Handwashers’ Newsletter 13th December 2020
CARLETON’S BEETHOVEN RAMBLINGS
I much enjoyed reading last week’s newsletter on Beethoven. Here are a few personal reminiscences of some of my encounters with this extraordinary composer.
A very long time ago, when I was taking A level music, I remember my teacher attempting to explain how difficult it was to pigeonhole Beethoven as a composer. Was he classical or romantic? A few years later whilst studying for a music degree, a lecturer was rather more confident. ‘It’s simple’, he said. ‘There’s classical music and there is romantic music, but in between, there is Beethoven!’
It is true to say that early Beethoven sounds classical: the first Symphony, for example, could almost have been written by Haydn. You cannot say that of the Eroica or Choral symphonies, or the late string quartets! The Mass in C – which I sincerely hope we do have the opportunity to perform again one day – belongs very much to the classical tradition of masses by Haydn, Mozart and Schubert whilst the later, and much grander, Missa Solemnis stands apart as something quite unique. This latter work is a technical tour de force for any chorus although, it does seem at times that Beethoven is perhaps trying just a little too hard!
Whilst I have directed the Mass in C on various occasions, I have never tackled Missa Solemnis although, some years ago, I played the organ part in a performance at Cheltenham Town Hall. Sadly, the organ there is rather undistinguished and under-powered. After the concert the conductor (who happened to be a friend) told me that he didn’t hear me once – it did rather feel like I was playing a continuo part for the back row of the basses!
A rather undistinguished and under-powered organ
My very first encounter with Beethoven was via one of his easier piano sonatas, which I learnt for an Associated Board grade exam. I went on to learn quite a number of these wonderful pieces – the famous ‘Pathetique’ became something of a party piece and I used it as an audition piece when I was applying to music colleges. I continue to love his piano music and symphonies in particular, and the late string quartets are widely considered as amongst the greatest music of all time. Undoubtedly, he was one of the great composers and a hugely important and individual voice in the history of music.
It’s not seasonal, but here is the famous Pathetique Sonata – played by a proper pianist! I hope you enjoy it:
GLYNDEBOURNE Margaret and Willie McIvor mingle with A listers:
On Sunday 24 June 2018 one of my life-long dreams was realised. We went to Glyndebourne to see Puccini’s Madama Butterfly.
Giacomo Puccini (1858-1924)
It was a gloriously sunny day, as we drove off in our finery – dinner jacket etc for Willie and long dress for me – plus a picnic lunch and camping chairs. We arrived at 2.00 pm, found a quiet picnic spot by the riverside, and tucked in. Afterwards we walked along the riverbank, then threaded our way among the other picnickers, fascinated by the elaborate table-settings of some of our fellow opera goers.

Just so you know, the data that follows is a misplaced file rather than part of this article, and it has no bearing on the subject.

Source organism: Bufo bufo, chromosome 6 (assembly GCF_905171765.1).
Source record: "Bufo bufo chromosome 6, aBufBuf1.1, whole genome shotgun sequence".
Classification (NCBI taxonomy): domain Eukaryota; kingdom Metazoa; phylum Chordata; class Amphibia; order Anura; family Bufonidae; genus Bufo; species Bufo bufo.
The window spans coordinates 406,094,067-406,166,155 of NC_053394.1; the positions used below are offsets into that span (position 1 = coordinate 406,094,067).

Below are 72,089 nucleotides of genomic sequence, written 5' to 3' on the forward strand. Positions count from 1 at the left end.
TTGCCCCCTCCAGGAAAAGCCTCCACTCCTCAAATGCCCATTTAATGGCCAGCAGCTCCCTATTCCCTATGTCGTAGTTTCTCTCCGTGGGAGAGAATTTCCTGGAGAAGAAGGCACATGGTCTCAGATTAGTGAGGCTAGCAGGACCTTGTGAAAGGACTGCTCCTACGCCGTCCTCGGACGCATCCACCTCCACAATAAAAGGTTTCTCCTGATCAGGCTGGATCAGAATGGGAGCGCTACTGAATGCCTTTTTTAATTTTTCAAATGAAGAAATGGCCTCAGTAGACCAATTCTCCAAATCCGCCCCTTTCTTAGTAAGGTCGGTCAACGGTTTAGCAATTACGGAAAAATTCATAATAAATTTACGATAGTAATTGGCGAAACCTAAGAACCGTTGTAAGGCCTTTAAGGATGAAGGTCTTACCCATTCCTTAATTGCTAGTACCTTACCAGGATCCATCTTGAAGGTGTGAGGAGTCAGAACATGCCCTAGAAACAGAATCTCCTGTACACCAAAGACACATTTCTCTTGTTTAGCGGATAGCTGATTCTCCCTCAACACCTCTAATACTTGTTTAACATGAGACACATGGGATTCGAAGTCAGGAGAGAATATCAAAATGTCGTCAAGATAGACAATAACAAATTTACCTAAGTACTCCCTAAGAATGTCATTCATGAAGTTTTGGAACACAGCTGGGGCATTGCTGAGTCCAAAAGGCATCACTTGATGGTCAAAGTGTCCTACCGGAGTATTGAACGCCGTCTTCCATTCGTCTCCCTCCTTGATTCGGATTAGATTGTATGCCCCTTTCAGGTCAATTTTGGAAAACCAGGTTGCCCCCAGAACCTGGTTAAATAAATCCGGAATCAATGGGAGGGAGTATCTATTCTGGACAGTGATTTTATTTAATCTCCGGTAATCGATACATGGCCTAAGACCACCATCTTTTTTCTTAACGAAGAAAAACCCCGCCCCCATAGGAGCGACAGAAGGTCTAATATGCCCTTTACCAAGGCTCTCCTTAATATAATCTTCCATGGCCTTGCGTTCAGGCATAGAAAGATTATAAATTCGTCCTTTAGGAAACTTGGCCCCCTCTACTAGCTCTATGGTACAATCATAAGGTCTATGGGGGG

We indulged in a spot of retail therapy in the theatre shop and a quick tidy-up before making our way into the auditorium.
The performance began at 4.30 pm. I can only give a flavour here of the experience of seeing Puccini’s most famous opera of love, deception, heart-break and tragedy. Butterfly was exquisitely sung and performed by Olga Busuioc, a Moldovan-born soprano, and American Elizabeth DeShong gave an empathetic portrayal of the role of Suzuki with her fine, rich mezzo-soprano voice. After dinner during the long interval, we returned to our seats for the final, heart-rending act. We walked outside feeling dazed and uplifted by the glorious music, and deeply thankful for the opportunity to participate in the Glyndebourne experience.
Here are some scenes from the same production filmed just a few days before Margaret and Willie were there:
and the love duet sung in a different performance by Jussi Bjoerling & Victoria De Los Angeles https://www.youtube.com/watch?v=FZNHizxKNPY
CHRISTMAS ORATORIO Remember singing it just two years ago? Here’s John Elliot Gardiner trying to raise his singers to our standard: (if only!)
A TREAT FOR THE LADIES sent in by Di:
Purcell’s Music for a While sung by counter tenor Jacub Jósef Orlinski and the King’s Singers:
‘Jakub not only has a lovely voice, but he is very pleasing on the eye too – a bit of a treat for the ladies!’ Said swooning Di.
A SUGGESTION from Jane:
AND FINALLY . . .
An awkward elderly woman was up before the Magistrates for stealing a tin of peaches. She was asked how many peaches were in the tin. ‘Nine’, she growled. ‘Then we sentence you to nine days in prison,’ came the response from the Bench.
At this point a downtrodden man in the public gallery struggled to his feet. ‘What do you want?’ asked the Bench Chairman. ‘Well, sir, that lady is my wife and I want you to know that she also stole two large tins of peas’.
TUNE UP YOUR VOICES, READY FOR NEXT WEEK’S CHRISTMAS EDITION WITH PLENTY OF CAROLS FOR YOU TO SING ALONG WITH